Wednesday, May 28, 2014

System Imposing Burden on Customers Driven by Pointy Haired Boss

When Begging for Customer Service Scores Hurts Customer Service
I always think… you want patients to say you give “excellent” service and care… then focus on providing excellent service and care! Don’t guilt trip me or don’t manipulate me… that makes me feel a bit worse about the service, when that’s not the intent. Employees shouldn’t be put in the position of begging for scores… help them provide the best service possible, instead.
The practice of telling your customer they must save you from horrible management is terrible. Managers designing a system that puts a burden on customers to rescue people from harsh treatment is about as lame as management can be. Definite Dilbert's pointy haired boss level idiocy.

Any company with this setup likely has little clue about how to use data. When you mistake the data for the proxy indication it is suppose to be a measure of you can't manage at all. Giving huge incentives to people to make the number good (like having employees impose a burden on customers to have a number better which directly burdens the customer) is idiotic.

Relate: Managing to Test Result Instead of Customer Value - Distort the data instead of improving the system - Jiro Dreams of Sushi

Thursday, May 15, 2014

The Tendency for Lean Experts to Distrust Technology

My thoughts on Why can't we use technology to accelerate Lean adoption across my company?

I think biggest objection is how often and badly technology efforts fail. This makes a knee jerk reaction against jumping to technology fairly wise.

I think the second reason is technology expertise is often not found in the same people that have lean expertise (it can be it just isn't super common). Combined that with number 1 and the fact that making technology projects successful requires great system (rare) or can be made more likely with a deep understanding of technology and management systems (but I just said they often don't have the tech expertise) so again a reason to shy away from tech.

If a good lean consultant saw the organization had great system for making technology projects, countermeasures etc. successful they would support such efforts even if they were weak on tech. I'll also say most lean consultants aren't great. They don't understand lots of stuff about respect for people, management systems, customer focus, gemba etc.. Due to fear I think many that don't have strong lean understanding will shy away from technology.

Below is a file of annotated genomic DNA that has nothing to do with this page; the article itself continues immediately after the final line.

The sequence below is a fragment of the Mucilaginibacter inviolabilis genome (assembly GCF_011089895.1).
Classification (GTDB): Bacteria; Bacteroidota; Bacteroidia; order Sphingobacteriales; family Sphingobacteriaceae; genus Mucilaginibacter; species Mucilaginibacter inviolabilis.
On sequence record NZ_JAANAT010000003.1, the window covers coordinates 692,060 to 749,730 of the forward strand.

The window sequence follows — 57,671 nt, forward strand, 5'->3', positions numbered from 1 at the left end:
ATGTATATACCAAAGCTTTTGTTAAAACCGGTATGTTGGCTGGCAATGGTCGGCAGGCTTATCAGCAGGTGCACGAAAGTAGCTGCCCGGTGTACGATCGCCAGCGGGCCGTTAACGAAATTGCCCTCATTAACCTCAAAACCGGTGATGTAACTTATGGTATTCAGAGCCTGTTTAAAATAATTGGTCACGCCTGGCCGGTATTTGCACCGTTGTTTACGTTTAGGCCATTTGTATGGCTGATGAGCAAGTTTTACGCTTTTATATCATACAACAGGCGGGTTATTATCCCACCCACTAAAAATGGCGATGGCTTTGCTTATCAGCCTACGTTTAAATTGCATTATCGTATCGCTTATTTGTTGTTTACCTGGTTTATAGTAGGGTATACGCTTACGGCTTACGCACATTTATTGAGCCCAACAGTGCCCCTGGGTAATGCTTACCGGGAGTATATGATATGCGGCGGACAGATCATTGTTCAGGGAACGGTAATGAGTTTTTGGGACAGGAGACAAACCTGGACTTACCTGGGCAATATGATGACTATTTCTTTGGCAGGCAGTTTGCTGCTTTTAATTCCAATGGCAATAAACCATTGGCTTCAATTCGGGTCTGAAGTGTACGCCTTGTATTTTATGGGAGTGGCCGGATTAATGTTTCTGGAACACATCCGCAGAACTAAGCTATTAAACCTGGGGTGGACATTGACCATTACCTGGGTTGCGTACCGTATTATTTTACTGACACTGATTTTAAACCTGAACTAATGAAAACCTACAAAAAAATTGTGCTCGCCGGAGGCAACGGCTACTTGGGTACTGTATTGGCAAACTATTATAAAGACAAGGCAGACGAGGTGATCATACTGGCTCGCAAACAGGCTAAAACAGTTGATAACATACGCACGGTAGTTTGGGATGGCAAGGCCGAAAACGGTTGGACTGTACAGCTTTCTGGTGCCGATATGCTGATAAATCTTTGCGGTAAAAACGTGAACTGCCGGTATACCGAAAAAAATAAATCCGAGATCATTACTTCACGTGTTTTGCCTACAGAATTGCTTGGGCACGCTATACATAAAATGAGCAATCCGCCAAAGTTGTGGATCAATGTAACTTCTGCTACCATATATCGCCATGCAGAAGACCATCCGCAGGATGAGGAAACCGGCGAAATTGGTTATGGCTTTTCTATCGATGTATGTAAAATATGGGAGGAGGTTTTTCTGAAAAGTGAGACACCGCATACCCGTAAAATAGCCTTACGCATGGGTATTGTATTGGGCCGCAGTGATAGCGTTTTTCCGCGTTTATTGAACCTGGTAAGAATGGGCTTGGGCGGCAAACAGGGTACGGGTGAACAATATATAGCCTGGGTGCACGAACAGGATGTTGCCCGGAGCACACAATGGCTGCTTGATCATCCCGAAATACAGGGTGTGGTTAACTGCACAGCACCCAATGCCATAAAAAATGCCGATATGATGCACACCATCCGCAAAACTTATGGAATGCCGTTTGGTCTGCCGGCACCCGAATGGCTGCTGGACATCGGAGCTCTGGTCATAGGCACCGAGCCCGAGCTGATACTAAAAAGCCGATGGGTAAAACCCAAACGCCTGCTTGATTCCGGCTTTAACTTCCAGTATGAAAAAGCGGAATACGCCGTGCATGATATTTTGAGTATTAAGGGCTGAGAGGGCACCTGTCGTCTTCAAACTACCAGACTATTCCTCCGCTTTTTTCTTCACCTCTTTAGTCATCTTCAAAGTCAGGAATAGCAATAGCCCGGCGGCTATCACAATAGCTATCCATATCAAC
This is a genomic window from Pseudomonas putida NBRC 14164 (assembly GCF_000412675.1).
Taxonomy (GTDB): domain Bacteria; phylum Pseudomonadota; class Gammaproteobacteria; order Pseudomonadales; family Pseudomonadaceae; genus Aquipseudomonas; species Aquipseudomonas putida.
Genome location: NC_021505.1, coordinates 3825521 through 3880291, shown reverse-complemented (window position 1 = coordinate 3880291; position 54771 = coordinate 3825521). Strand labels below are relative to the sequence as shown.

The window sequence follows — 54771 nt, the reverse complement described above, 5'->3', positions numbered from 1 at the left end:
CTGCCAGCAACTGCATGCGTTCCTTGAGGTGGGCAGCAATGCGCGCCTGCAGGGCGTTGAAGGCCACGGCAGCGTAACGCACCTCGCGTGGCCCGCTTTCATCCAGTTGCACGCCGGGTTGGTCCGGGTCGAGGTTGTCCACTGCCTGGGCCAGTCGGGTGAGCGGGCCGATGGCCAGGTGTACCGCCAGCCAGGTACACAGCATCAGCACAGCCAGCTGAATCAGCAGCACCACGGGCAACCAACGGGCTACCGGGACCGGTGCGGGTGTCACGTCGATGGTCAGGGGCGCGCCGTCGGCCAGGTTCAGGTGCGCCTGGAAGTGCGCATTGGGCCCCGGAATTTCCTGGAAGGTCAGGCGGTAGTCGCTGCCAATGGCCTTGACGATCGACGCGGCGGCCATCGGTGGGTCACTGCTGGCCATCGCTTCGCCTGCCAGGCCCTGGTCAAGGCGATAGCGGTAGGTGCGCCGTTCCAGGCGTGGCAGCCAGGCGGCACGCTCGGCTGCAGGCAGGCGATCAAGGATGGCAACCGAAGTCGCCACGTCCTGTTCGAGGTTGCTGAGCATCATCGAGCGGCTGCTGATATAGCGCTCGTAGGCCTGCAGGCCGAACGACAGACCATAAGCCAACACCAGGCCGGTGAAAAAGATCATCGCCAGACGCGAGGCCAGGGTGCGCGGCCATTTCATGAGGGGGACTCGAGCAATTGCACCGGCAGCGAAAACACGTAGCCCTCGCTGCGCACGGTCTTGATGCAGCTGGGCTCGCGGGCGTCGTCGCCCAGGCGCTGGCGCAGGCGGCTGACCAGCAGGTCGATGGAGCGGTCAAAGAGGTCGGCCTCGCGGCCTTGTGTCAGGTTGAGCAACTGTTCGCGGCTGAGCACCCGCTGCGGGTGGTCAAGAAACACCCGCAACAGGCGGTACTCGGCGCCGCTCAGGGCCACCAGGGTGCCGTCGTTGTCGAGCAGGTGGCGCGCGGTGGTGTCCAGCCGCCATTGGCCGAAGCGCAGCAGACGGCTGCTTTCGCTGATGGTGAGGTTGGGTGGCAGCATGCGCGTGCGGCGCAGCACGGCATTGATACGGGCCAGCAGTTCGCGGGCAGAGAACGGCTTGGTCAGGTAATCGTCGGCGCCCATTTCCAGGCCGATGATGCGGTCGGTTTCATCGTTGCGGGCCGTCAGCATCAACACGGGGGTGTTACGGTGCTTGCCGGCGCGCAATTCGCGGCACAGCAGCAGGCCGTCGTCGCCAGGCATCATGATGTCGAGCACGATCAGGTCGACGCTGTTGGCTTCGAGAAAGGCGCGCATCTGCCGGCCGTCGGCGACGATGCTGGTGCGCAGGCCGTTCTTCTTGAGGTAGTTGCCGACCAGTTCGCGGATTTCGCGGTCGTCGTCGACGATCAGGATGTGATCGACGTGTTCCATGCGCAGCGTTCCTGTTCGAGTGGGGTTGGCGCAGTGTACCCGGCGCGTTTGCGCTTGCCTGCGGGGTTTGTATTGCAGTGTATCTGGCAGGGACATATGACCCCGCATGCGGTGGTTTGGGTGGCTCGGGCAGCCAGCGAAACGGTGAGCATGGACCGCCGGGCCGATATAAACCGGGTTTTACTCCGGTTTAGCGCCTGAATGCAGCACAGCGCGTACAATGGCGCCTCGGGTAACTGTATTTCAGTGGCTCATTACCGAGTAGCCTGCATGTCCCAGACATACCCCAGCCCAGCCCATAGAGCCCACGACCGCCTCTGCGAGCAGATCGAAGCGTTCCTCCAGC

I think technology solutions can be great. There is nothing wrong with them, when conditions are right. Conditions are almost never even decent - forget right. Technology projects and efforts are much more likely to be messed up due to bad systems and lack of expertise.

Technology solutions can have huge impacts - there are many good things possible with technology. The problem is so often technology wielded inside organizations (human systems) fail for many reasons very closely tied to bad management practices. The better the management practices the less likely technology will backfire in my opinion. The stronger the management system the more likely technology projects will be managed sensible, tested at the gemba, adjusted by people with a strong understanding of the gemba, project managed by people with an understanding of lean thinking practices (deliver working code fast etc.)...

The fear of technology projects is those reasons and more. Things like the same problem with brain-dead implementations shoving down a horribly inflexible ERP program or shoving down a 10% across the board budget cut and many other such efforts. Technology efforts really are no different than others but there are some difficulty in the problems of technology often being more difficult for people to see.

Technology also is often seen as this wonderful simple quick fix by executives - letting them avoid the gemba and just put hope in a essentially magic bullet solution.

The whole effort to make problems visible is much less likely to be done well around technology (which has to do with some issues with the domain but also with the lack of technology expertise [especially software development] of management and decision makers). Lots of the efforts in lean software development and agile have very good practices for technology efforts.

Related: Deming and Software Development - Involve IT Staff in Business Process Improvement - Mistake Proofing Deployment of Software Code